There are also other health instructions which refer to the fact that if you do not include your wife, and she requires a medical waiver. She would not be granted one if she was left out of your residence application.

    If you deceive INZ and they find out about it, it may also put any residence you could be holding in jeopardy and make you liable for deportation.

    Families should apply together on the same application as much as possible to avoid any of the potential issues above
    Hey - thanks for your reply.

    You may have misunderstood my intentions here which are absolutely not to deceive. Ultimately, me and my wife would like to have residents visas in New Zealand. I am aware that my wife is going to be subject to referral to a medical officer despite, when our 5-year work visas were granted, no mention being made of any issue and no referral being required - i.e. she met the acceptable standard of health.

    Given the current situation, I am in an anxious position whereby my visa ties me to a specific job and location - a residents visa would not. My wife's work visa does not tie her to any specific job or location. So my thinking was that I would leave her off my application, and clearly explain and declare why that is the case, so as to get my visa issued much quicker. My wife would follow with a separate application that we know will take a lot longer.

    My post was to ask if this was acceptable. I guess it isn't, which is a shame. It's a very anxious time for us right now - we moved our whole lives to NZ, our shipping container arrives next week but we likely won't see it now for months. If anything happened with my job, we're in a precarious situation. With a residents visa, I'd be a lot more comfortable as I could find a new job.

    Perhaps, though, I've misunderstood the way the temporary visa works. Am I allowed to stay in New Zealand if I lose my job, can support myself in the meantime and am looking for something else? I know I'd then have to apply for a variation of conditions on the visa. My question, therefore, is whether there is any time delay between losing my job and finding another one?

    Thanks!

    Gene
    Last edited by genegeney; 27th March 2020 at 06:36 PM.

  6. #6
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    If your employer is named on your work visa and you are dismissed before the end of the 90-day trial period (applies only to companies with 19 or fewer employees) then you can apply for a dismissed worker visitor visa.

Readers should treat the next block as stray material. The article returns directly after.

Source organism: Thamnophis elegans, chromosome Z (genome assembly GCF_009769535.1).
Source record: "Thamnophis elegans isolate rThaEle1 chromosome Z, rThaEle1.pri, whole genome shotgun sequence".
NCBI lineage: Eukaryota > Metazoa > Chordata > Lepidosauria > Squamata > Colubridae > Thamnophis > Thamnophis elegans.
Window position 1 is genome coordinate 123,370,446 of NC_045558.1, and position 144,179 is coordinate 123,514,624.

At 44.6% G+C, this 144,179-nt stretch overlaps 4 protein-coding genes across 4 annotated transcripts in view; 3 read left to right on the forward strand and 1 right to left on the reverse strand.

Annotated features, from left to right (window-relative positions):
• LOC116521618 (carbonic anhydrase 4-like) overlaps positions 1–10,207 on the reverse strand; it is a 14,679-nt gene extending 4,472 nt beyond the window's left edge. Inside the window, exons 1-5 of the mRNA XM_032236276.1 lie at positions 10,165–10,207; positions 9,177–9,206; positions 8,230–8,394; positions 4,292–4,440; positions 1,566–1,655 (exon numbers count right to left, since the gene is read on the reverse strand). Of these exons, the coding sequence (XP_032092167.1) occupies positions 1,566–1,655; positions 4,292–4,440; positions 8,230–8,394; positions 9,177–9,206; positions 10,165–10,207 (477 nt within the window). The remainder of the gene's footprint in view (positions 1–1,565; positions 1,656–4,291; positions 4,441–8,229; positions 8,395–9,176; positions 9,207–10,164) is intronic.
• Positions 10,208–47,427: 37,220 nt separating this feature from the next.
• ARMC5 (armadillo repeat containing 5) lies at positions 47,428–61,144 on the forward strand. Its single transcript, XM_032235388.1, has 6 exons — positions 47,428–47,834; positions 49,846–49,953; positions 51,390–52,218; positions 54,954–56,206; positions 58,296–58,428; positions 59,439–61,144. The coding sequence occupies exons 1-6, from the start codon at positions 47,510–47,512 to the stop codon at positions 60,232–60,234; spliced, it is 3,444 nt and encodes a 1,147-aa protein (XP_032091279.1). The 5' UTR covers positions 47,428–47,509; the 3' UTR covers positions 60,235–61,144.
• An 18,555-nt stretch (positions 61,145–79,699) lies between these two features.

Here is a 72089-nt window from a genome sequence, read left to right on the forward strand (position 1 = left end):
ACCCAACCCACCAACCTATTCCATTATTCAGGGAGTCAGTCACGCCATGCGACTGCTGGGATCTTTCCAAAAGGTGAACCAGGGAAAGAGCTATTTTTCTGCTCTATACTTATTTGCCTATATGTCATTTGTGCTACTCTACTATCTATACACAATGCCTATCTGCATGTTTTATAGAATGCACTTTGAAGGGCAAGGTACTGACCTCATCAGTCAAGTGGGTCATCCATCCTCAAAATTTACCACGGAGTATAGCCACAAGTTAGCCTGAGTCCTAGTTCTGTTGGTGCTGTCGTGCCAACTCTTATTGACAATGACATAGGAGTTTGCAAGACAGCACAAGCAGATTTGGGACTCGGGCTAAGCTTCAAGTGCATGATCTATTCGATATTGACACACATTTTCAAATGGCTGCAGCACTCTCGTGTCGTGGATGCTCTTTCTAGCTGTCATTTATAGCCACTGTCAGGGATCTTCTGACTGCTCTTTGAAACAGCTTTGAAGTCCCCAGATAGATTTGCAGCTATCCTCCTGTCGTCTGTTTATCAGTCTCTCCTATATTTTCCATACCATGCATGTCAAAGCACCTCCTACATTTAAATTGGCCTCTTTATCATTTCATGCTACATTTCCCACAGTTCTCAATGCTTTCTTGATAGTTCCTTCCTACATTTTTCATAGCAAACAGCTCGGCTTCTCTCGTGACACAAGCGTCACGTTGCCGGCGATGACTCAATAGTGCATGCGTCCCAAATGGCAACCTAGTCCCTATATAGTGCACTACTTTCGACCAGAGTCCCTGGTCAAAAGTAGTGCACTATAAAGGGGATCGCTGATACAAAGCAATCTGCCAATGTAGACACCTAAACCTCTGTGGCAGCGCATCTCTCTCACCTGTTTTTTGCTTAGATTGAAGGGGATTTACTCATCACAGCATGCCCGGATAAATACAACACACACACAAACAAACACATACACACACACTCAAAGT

As for the VOC, you will need to find a new job THEN apply for a variation of conditions.

    "If you have an Essential Skills Work Visa, and your job is not on a skill shortage list, you can only apply to change your employer.

    You need to apply for a new work visa to:

    change job
    location, or
    to change employment to a lower skill-band."

  7. #7
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    The point everyone is making to you is that the official line for INZ COs to follow is that it's not normal to leave a spouse off an application, so anyone that wants to do so is suspect. This official attitude is linked to the other one requiring very solid proof of partnership, even for long-standing couples, so any hint of non-usual intentions is seen as possibly showing that the partnership is breaking up, and that therefore the secondary partner isn't eligible.

    So you see, the replies above aren't doubting you, personally, but warning you that this is the official line.

    My feeling is that you will have to take each step as it comes. You can't plan to get ahead of the situation. The government are making up rules for containing the pandemic as they go along, so visas are not a high priority, and INZ is barely functioning.

  8. #8
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    Quote Originally Posted by JandM View Post
    The point everyone is making to you is that the official line for INZ COs to follow is that it's not normal to leave a spouse off an application, so anyone that wants to do so is suspect. This official attitude is linked to the other one requiring very solid proof of partnership, even for long-standing couples, so any hint of non-usual intentions is seen as possibly showing that the partnership is breaking up, and that therefore the secondary partner isn't eligible.

    So you see, the replies above aren't doubting you, personally, but warning you that this is the official line.

    My feeling is that you will have to take each step as it comes. You can't plan to get ahead of the situation. The government are making up rules for containing the pandemic as they go along, so visas are not a high priority, and INZ is barely functioning.
    Thank you - I understand and appreciate your time to respond.